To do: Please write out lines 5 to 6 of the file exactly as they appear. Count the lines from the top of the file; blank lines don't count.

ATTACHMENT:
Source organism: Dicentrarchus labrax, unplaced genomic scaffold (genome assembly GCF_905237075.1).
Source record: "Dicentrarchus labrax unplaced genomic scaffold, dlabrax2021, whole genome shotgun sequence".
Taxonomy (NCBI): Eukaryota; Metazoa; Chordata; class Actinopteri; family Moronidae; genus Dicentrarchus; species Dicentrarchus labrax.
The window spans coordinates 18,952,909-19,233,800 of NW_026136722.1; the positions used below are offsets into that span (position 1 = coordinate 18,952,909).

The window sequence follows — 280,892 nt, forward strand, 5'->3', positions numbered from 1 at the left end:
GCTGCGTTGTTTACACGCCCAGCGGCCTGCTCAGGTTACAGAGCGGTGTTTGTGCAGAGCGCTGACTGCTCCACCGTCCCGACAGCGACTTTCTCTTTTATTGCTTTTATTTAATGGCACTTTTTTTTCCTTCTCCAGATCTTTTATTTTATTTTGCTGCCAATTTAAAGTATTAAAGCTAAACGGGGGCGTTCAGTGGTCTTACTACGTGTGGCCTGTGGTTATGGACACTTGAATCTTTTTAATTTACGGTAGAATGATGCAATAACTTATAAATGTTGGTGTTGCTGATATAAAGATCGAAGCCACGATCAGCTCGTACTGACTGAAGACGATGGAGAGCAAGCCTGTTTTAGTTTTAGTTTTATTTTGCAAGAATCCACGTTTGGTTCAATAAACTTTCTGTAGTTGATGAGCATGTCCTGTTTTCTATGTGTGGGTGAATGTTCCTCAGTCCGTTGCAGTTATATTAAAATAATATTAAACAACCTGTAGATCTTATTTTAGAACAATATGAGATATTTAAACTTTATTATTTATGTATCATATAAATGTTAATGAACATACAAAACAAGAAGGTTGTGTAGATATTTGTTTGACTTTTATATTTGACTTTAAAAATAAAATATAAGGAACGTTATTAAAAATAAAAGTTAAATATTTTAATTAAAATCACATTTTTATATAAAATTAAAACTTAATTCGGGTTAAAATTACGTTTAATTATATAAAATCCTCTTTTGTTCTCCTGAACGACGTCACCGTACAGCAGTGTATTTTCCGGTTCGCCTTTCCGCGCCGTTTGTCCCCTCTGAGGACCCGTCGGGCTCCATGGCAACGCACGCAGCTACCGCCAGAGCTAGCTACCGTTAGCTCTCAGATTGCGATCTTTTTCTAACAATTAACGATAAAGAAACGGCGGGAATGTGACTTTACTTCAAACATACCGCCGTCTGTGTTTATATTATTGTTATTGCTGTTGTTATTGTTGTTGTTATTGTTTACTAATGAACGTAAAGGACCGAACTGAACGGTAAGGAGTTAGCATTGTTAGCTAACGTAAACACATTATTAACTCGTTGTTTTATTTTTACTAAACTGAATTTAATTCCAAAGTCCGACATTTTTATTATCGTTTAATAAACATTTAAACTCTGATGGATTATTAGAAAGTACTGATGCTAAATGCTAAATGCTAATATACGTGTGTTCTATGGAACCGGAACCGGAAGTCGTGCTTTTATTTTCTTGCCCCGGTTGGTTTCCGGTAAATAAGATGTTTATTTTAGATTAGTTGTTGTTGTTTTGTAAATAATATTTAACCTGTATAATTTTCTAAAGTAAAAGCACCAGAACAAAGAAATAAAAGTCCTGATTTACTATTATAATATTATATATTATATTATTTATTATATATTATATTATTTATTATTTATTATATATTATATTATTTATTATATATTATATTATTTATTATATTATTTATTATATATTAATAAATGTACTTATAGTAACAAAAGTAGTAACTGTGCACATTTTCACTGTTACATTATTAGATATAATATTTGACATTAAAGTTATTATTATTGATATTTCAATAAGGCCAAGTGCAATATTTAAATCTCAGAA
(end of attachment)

The window sequence follows — 280,892 nt, forward strand, 5'->3', positions numbered from 1 at the left end:
GCTGCGTTGTTTACACGCCCAGCGGCCTGCTCAGGTTACAGAGCGGTGTTTGTGCAGAGCGCTGACTGCTCCACCGTCCCGACAGCGACTTTCTCTTTTATTGCTTTTATTTAATGGCACTTTTTTTTCCTTCTCCAGATCTTTTATTTTATTTTGCTGCCAATTTAAAGTATTAAAGCTAAACGGGGGCGTTCAGTGGTCTTACTACGTGTGGCCTGTGGTTATGGACACTTGAATCTTTTTAATTTACGGTAGAATGATGCAATAACTTATAAATGTTGGTGTTGCTGATATAAAGATCGAAGCCACGATCAGCTCGTACTGACTGAAGACGATGGAGAGCAAGCCTGTTTTAGTTTTAGTTTTATTTTGCAAGAATCCACGTTTGGTTCAATAAACTTTCTGTAGTTGATGAGCATGTCCTGTTTTCTATGTGTGGGTGAATGTTCCTCAGTCCGTTGCAGTTATATTAAAATAATATTAAACAACCTGTAGATCTTATTTTAGAACAATATGAGATATTTAAACTTTATTATTTATGTATCATATAAATGTTAATGAACATACAAAACAAGAAGGTTGTGTAGATATTTGTTTGACTTTTATATTTGACTTTAAAAATAAAATATAAGGAACGTTATTAAAAATAAAAGTTAAATATTTTAATTAAAATCACATTTTTATATAAAATTAAAACTTAATTCGGGTTAAAATTACGTTTAATTATATAAAATCCTCTTTTGTTCTCCTGAACGACGTCACCGTACAGCAGTGTATTTTCCGGTTCGCCTTTCCGCGCCGTTTGTCCCCTCTGAGGACCCGTCGGGCTCCATGGCAACGCACGCAGCTACCGCCAGAGCTAGCTACCGTTAGCTCTCAGATTGCGATCTTTTTCTAACAATTAACGATAAAGAAACGGCGGGAATGTGACTTTACTTCAAACATACCGCCGTCTGTGTTTATATTATTGTTATTGCTGTTGTTATTGTTGTTGTTATTGTTTACTAATGAACGTAAAGGACCGAACTGAACGGTAAGGAGTTAGCATTGTTAGCTAACGTAAACACATTATTAACTCGTTGTTTTATTTTTACTAAACTGAATTTAATTCCAAAGTCCGACATTTTTATTATCGTTTAATAAACATTTAAACTCTGATGGATTATTAGAAAGTACTGATGCTAAATGCTAAATGCTAATATACGTGTGTTCTATGGAACCGGAACCGGAAGTCGTGCTTTTATTTTCTTGCCCCGGTTGGTTTCCGGTAAATAAGATGTTTATTTTAGATTAGTTGTTGTTGTTTTGTAAATAATATTTAACCTGTATAATTTTCTAAAGTAAAAGCACCAGAACAAAGAAATAAAAGTCCTGATTTACTATTATAATATTATATATTATATTATTTATTATATATTATATTATTTATTATTTATTATATATTATATTATTTATTATATATTATATTATTTATTATATTATTTATTATATATTAATAAATGTACTTATAGTAACAAAAGTAGTAACTGTGCACATTTTCACTGTTACATTATTAGATATAATATTTGACATTAAAGTTATTATTATTGATATTTCAATAAGGCCAAGTGCAATATTTAAATCTCAGAA